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Personality 'Type', Conflict 'Style' Theories - Do they help?-Communication and Conflict Newsletter
November 24, 2009

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'Personality Type' and 'Conflict Style'

Using 'Personality Type' and 'Conflict Style' Theories - are they for the Client....or the Practitioner?
(....or how some approaches to Mediation, Conflict Resolution and Communication 'analyse' those involved using 'type' and 'style' assessments - and why I don't think it helps ........)

Alan Sharland

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CAOTICA the CAOS Conflict Management Blog

Hi Everyone!

Welcome to Newsletter no.21 - November 2009

'Personality Type' and 'Conflict Style'

I have always found a lot of the 'theory' associated with Mediation practice, communication and other conflict resolution to be too abstract to relate to my own experience of working as a mediator.

Instead of helping those involved to explore their own responses to a difficult situation, so that they can decide their favoured action, one that fits with what they want to achieve and which they feel most comfortable with, there seems to be a tendency for the conflict resolution 'expert' to 'assess' those involved, define their 'personality type' or 'conflict style', sometimes using particular questionnaires or using their own 'expert view' of another person, and to then come up with their own 'diagnosis' of the cause and remedy for the situation.

I struggle with this on many levels in that it doesn't fit with a lot of the Underlying Philosophies of the approach I use to try to support people through mediation, and it does not practice many of the Principles that I believe arise from those Underlying Philosophies.

For example, for me to define someone else's 'Personality type' or 'Conflict Style' means that I am 'speaking for others'.

It means I am categorising or 'labelling' someone in a way that suggests they are always that way based on my snapshot assessment either via observation or via a questionnaire or other means that I may use. A response to this that I have sometimes heard is 'Yes but it isn't necesssarily a definition but more of a tendency to be a certain way..' but then my puzzlement is, well why use it then? Particularly when it isn't necessary to support people in resolving their dispute.

If I approach a client this way I am treating the person as a passive recipient of my 'input' rather than helping them to be an active creator of their own decisions and actions about who they are and what they want.

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This is why I often wonder if such categories are more for the benefit of the practitioner than for the client. It gives an 'expertise' to apply, a 'theoretical background' firmed up by 'research' etc. etc. As if the practitioner needs this to validate their own standing as a conflict resolution 'expert'.

As if they solve the conflict not the client.

Certainly I expect a Plumber to be qualified, also an Electrician, a Gas Engineer, a Car Mechanic etc. but that's because all sinks, showers, ovens, light fittings, Rolls Royces etc. work in the same way. Take 10 light fittings and they wil all work the same, in the same way, in London, in New York, in Rio de Janeiro, in Peking (ok, subject to different electrical supplies etc. but once wired up they will all work the same)....because they are machines! And if they have a difficulty they can't fix themselves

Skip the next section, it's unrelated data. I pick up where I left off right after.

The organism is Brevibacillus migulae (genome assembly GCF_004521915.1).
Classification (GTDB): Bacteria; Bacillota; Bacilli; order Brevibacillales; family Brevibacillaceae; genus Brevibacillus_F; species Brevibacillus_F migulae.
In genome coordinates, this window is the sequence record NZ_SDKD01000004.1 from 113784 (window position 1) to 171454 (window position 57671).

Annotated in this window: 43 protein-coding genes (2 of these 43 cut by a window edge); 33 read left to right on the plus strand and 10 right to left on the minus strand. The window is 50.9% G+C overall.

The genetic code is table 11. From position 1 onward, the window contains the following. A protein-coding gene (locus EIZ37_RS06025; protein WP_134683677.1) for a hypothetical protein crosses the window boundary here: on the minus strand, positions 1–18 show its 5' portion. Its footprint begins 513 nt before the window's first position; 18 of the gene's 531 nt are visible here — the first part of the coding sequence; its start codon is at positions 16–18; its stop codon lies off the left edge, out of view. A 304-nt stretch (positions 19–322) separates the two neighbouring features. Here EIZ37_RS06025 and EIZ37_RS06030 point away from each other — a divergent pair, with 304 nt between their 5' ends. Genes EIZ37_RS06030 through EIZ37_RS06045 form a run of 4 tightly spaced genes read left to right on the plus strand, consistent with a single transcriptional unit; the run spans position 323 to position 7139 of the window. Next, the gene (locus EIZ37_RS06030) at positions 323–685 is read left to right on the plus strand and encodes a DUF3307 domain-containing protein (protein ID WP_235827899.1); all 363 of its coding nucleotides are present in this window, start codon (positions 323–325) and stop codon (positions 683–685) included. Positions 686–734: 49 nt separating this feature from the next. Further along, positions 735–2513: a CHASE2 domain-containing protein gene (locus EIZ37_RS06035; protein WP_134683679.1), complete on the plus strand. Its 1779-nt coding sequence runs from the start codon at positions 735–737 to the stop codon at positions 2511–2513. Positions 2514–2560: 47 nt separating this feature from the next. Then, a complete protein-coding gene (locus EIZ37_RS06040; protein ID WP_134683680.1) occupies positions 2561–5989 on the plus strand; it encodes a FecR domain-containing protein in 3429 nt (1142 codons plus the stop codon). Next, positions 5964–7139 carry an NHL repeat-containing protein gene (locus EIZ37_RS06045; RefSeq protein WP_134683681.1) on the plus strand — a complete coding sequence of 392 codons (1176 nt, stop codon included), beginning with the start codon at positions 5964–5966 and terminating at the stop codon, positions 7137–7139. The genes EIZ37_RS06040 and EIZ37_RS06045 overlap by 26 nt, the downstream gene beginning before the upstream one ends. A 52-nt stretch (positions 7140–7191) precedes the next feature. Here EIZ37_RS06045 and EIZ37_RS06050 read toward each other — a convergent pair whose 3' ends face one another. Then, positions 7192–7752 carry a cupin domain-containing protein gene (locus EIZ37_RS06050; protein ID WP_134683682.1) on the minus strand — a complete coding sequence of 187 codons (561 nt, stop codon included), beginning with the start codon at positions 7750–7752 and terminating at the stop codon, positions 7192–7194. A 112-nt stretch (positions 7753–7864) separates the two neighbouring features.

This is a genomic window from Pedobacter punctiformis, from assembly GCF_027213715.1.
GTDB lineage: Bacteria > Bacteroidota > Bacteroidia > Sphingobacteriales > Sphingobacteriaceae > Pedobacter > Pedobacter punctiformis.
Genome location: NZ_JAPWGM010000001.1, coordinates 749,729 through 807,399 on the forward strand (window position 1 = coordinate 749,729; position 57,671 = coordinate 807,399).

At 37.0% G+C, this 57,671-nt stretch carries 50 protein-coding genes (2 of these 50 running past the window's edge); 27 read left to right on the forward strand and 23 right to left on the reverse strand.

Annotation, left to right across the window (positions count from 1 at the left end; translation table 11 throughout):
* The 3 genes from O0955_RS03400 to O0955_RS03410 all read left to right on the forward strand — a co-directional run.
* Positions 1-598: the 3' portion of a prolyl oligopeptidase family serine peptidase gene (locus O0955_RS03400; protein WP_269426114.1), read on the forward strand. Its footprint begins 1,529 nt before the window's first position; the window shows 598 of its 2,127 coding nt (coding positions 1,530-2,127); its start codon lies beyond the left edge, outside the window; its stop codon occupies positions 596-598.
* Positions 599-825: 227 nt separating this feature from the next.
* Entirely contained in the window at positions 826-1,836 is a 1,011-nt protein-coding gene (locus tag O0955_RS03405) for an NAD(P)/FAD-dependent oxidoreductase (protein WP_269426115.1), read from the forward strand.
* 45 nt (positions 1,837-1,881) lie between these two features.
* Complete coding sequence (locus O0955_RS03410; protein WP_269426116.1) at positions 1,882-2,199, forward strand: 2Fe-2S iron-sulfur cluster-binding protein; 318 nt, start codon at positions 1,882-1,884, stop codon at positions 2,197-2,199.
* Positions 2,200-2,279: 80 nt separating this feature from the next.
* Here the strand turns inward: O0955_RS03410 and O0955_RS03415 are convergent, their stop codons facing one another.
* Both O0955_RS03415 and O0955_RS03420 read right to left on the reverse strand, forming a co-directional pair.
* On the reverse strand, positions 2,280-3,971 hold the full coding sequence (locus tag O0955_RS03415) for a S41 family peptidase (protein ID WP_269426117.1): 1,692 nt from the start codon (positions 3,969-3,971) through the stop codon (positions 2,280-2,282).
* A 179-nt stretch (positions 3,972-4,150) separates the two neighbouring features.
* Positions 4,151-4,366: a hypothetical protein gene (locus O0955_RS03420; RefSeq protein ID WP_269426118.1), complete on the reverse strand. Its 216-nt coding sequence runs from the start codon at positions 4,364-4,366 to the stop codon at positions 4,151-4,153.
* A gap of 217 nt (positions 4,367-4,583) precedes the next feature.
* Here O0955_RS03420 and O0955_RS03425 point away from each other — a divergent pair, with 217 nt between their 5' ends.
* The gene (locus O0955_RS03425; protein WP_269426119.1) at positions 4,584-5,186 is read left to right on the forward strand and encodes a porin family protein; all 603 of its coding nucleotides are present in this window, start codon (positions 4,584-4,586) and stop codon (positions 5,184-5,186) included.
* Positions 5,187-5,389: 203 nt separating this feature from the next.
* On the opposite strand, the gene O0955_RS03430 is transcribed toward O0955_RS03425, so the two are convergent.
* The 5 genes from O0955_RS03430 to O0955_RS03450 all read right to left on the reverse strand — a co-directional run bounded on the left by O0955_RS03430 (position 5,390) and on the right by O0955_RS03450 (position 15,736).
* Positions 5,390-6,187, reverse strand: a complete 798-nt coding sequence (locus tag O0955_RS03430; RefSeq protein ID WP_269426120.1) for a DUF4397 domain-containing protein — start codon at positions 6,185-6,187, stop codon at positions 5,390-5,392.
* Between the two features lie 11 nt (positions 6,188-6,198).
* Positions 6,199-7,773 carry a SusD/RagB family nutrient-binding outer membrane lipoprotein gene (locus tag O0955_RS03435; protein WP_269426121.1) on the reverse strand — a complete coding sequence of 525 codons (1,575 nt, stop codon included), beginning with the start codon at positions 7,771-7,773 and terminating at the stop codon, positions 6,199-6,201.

But our responses to conflict and the ways in which we communicate are not mechanical. So often, the descriptions of our behaviours are subject to 'scientific study' and it is claimed that there is a science to our actions. And it seems to be done to give 'credibility' to the practice of conflict resolution.

But in reality there is no mechanism other than that which we project onto a client based on our previously learned categories.

Surely credibility comes from whether people find it useful or not? It doesn't matter how many qualifications I've got or how many 'conflict theories' I know - if someone hasn't been assisted in creating their own, new means of responding to their difficult situation, then my approach doesn't have much credibility.

Unfortunately what the use of such analyses and categorisations can lead to is practitioners adopting a diagnostic approach towards their clients in a way that ultimately promotes disempowerment rather than empowerment, suppression of conflict rather than resolution.

The Conflict Coaching project that we are developing has led to a lot of people calling us wanting this one-to-one support in dealing with a difficult situation they are involved in.

Many of the people who call for Conflict Coaching say they have had counselling or therapy where the practitioner has diagnosed them with a label such as 'a procrastinator' or 'a victim' or something else, but this hasn't in any way assisted them with creating new responses to their situation.

By labelling the individual it suggests that is 'what they are' as if it is a fact about the person at all times in all if nothing can change.
Quotation Corner:

'The world is ruled by letting things take their course. It cannot be ruled by interfering'

Lao Tzu - Tao Te Ching